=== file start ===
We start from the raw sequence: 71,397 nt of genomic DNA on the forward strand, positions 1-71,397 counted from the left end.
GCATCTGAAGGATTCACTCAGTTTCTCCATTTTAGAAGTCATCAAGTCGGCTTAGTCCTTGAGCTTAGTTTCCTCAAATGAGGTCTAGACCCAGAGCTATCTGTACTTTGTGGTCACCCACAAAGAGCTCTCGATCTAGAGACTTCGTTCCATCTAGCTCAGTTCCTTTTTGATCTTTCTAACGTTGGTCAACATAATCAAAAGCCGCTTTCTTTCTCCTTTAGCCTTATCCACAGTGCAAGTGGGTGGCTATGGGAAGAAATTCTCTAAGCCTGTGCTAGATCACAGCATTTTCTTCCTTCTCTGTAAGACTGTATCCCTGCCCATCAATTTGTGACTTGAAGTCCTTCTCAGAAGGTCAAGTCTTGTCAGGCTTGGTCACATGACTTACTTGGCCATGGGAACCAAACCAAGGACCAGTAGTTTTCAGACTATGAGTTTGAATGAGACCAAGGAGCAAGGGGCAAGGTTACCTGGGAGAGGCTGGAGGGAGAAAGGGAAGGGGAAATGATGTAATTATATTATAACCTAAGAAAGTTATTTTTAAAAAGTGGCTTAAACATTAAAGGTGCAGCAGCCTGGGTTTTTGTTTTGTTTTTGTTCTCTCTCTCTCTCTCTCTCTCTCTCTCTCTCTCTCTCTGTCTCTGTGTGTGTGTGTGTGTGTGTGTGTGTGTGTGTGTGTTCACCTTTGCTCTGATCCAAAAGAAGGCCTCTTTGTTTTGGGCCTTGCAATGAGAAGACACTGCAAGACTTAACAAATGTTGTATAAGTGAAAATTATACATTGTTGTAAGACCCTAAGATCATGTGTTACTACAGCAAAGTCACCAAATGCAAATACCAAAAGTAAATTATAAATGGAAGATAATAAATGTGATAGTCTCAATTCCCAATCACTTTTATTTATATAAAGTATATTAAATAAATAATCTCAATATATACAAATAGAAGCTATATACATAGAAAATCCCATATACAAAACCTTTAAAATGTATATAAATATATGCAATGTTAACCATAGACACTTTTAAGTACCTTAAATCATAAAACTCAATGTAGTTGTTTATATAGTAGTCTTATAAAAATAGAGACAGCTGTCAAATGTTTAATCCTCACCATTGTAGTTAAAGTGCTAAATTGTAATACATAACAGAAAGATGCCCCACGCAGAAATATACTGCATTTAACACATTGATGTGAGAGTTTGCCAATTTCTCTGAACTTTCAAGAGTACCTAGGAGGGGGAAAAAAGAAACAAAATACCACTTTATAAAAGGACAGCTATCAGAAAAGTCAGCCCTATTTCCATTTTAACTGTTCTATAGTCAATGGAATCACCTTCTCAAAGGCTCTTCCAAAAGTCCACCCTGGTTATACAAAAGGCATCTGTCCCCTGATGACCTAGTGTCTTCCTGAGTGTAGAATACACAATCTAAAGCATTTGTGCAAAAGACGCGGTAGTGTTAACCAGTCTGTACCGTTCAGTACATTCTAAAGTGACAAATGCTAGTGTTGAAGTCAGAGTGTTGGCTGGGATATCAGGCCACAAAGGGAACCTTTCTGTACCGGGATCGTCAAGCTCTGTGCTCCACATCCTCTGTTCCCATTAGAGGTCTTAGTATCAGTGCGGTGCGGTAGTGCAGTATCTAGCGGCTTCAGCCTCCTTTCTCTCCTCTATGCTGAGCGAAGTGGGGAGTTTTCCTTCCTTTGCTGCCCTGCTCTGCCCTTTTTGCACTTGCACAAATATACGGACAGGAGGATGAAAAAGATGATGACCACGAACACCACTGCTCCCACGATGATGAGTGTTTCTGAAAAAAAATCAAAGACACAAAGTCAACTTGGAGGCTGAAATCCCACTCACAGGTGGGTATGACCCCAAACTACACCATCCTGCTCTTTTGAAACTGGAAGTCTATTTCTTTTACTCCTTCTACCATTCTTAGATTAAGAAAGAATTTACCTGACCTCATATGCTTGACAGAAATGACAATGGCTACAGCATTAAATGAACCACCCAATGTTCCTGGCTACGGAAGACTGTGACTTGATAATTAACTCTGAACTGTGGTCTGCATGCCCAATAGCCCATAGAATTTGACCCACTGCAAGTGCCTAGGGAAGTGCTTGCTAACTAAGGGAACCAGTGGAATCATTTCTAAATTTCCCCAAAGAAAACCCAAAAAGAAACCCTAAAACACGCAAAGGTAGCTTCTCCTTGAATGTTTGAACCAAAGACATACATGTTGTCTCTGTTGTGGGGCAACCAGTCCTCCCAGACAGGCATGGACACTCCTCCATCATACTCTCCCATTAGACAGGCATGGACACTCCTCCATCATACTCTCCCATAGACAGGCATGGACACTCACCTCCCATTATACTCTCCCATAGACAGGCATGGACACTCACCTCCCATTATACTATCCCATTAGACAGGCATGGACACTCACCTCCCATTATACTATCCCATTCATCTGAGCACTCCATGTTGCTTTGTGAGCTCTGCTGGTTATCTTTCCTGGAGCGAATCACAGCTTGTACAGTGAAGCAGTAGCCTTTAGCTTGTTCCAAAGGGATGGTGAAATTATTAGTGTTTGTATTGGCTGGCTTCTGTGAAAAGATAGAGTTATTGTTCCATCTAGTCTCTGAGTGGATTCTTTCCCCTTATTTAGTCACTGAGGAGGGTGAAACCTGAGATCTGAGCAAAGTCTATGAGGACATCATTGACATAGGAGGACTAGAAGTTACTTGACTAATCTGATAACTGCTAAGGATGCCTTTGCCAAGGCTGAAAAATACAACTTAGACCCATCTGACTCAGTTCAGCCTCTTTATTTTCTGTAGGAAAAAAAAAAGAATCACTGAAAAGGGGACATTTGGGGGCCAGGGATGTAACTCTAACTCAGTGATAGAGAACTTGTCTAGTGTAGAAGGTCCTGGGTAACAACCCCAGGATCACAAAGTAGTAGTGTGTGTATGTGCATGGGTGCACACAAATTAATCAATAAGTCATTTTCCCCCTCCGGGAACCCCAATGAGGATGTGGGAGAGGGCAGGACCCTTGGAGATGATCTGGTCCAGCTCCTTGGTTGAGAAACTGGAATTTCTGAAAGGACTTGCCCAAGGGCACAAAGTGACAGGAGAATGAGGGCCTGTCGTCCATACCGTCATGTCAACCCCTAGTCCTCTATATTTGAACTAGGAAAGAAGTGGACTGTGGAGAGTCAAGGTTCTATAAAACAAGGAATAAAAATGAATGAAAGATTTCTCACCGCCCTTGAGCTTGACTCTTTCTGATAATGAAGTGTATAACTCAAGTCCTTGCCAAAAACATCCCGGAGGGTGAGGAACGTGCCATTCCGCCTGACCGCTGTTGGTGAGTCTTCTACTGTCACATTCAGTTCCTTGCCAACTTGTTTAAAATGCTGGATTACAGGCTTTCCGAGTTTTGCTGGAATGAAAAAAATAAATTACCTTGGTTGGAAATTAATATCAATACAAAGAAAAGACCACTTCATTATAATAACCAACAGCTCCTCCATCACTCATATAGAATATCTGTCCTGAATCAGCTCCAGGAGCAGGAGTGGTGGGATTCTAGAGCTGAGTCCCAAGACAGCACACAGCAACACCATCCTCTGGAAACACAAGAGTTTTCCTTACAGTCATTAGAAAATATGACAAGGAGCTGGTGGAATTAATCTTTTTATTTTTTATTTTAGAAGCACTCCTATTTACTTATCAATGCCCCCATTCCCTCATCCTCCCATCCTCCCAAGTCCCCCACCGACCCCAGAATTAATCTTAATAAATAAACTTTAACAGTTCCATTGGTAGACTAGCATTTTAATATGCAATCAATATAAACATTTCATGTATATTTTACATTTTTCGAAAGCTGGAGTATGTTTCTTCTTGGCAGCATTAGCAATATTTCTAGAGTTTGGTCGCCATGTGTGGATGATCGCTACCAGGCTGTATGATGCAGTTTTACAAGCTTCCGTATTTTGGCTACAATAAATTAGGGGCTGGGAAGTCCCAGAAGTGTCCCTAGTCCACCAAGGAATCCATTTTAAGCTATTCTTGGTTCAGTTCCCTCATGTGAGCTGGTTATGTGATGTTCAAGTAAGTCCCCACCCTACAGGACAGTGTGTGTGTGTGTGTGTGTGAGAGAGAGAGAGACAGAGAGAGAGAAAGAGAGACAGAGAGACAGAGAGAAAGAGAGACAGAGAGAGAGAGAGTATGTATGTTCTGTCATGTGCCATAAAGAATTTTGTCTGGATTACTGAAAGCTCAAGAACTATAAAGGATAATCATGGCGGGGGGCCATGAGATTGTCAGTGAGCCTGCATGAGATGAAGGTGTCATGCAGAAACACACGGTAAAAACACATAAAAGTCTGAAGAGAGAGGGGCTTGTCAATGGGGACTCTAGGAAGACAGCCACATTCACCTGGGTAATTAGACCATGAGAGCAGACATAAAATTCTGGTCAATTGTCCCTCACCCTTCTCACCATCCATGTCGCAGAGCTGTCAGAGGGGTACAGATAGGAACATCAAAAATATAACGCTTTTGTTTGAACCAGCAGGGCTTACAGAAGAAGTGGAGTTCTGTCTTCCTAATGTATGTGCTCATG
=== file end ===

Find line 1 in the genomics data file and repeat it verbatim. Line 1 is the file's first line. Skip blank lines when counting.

We start from the raw sequence: 71,397 nt of genomic DNA on the forward strand, positions 1-71,397 counted from the left end.